Ron Meder came to be a financial advisor later in life, and only after being pushed out of another career. Now he wishes he'd made the move a lot earlier.
Based in Cincinnati, the 51-year-old veteran salesman joined financial advisor training program at Wells Fargo just eight months ago. Before that, he had worked for the same paper products distributor for 26 years, most of them spent selling plates, napkins and similar goods to small businesses.
He liked the old job--at least at first. But the last 10 years were difficult as he dodged rounds of layoffs and survived several corporate reorganizations. "I dreaded getting up in the morning," he recalls.
Then, one day he went in for what he assumed was a standard performance review. It turned out to be a "separation meeting." His position was being eliminated, he was told.
A severance arrangement gave Meder some time off while his wife Kelly, who works as a legal assistant, continued to help support the couple and their three children. But a year of leisure turned into boredom, and he realized he needed to get back in the game.
Many brokerage companies will only hire second-career recruits these days, says Mindy Diamond, president of Chester, N.J.-based search firm Diamond Consultants. "They want folks with some gray hair and life experiences," she says.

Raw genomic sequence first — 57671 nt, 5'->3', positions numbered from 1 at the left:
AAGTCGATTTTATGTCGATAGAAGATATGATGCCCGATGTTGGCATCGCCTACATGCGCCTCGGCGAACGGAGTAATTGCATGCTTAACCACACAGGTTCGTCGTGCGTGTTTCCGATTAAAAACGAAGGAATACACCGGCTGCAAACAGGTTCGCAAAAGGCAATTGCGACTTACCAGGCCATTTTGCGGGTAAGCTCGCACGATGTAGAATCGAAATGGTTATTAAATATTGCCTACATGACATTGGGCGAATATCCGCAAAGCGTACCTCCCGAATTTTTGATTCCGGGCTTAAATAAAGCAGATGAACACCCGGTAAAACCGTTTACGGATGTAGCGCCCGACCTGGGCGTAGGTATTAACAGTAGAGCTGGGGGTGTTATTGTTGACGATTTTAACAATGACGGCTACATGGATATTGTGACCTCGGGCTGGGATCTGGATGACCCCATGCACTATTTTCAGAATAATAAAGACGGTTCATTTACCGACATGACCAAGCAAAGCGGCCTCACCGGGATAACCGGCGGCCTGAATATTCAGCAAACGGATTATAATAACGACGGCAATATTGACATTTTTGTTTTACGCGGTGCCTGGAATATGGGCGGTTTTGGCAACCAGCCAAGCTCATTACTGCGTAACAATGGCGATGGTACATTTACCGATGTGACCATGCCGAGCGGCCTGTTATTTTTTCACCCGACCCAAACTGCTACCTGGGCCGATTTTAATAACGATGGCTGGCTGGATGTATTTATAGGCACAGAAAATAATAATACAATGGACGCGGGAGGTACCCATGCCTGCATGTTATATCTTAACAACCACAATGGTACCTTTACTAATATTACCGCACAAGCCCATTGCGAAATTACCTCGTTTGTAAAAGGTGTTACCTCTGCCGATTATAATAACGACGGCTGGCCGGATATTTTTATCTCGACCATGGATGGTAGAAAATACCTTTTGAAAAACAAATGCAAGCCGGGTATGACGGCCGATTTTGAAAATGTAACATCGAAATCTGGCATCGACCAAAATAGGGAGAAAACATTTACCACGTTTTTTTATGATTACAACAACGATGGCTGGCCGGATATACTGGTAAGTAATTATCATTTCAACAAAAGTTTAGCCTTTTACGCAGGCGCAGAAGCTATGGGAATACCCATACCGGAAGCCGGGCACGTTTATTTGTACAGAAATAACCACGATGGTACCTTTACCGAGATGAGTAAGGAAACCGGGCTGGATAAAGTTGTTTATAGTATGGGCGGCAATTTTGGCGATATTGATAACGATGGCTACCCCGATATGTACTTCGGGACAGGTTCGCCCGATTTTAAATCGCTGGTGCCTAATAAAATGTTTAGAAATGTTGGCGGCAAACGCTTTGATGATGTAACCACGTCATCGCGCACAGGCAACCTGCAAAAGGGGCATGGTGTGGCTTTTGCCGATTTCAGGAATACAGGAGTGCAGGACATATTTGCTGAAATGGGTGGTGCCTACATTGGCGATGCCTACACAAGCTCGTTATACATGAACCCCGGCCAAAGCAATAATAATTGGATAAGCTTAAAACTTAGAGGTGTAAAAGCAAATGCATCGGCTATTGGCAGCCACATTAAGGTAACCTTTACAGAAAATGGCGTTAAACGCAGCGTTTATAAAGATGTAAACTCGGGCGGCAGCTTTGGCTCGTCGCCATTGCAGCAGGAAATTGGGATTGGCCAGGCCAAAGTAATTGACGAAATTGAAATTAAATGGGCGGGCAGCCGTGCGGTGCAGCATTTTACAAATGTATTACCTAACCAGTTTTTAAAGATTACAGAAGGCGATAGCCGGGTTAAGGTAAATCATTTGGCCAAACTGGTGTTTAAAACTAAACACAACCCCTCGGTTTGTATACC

Meder found a Wells Fargo posting on LinkedIn and applied. After a series of interviews and exams ensued, he landed the job.
Meder says the company liked him not just for his professional experience but also for, among other things, his contacts. Many of those are approaching retirement age.
Meder worked through his initial "apprentice" training period at the company and also passed the Series 7 and 66 exams. Meder has a strong interest in finance and studied accounting as an undergraduate, which he says helped as he studied up on the industry and its products.
He quickly reached out to friends, former coworkers and business owners he used to call on in the paper business. Those relationships helped him exceed the training program's requirement of signing 12 new accounts in 12 weeks.
In fact, he won a trainee bonus for opening at least 24 accounts. "Getting that bonus was always my goal," he says.
Now he's set up a networking group that meets for lunch monthly, and is hoping this will provide introductions to other small-business owners who could become clients. He's also targeting people who are in career transitions like he's gone through, and who would want to roll over their 401(k)s and do more extensive retirement planning.
Meder says the motivation and energy it takes to seek out new advisor clients is much like that needed in his old job. But there is a bigger need for trust, relationship-building and time. "This isn't a transaction based-decision based mostly price," he says.
His advice to other professionals looking to make a switch: Have a love for sales, a keen interest in finance and a desire to help improve clients' financial futures. A willingness to put in the extra hours needed to learn the industry and build a business is crucial, he adds.
He says he knew he made the right move when his 14-year-old son recently looked at him and said, "Dad, you look a lot happier."
"I should have switched 10 years ago," Meder says.
Veronica Dagher is a reporter for Dow Jones Newswires, where this story originally appeared. Write to her here.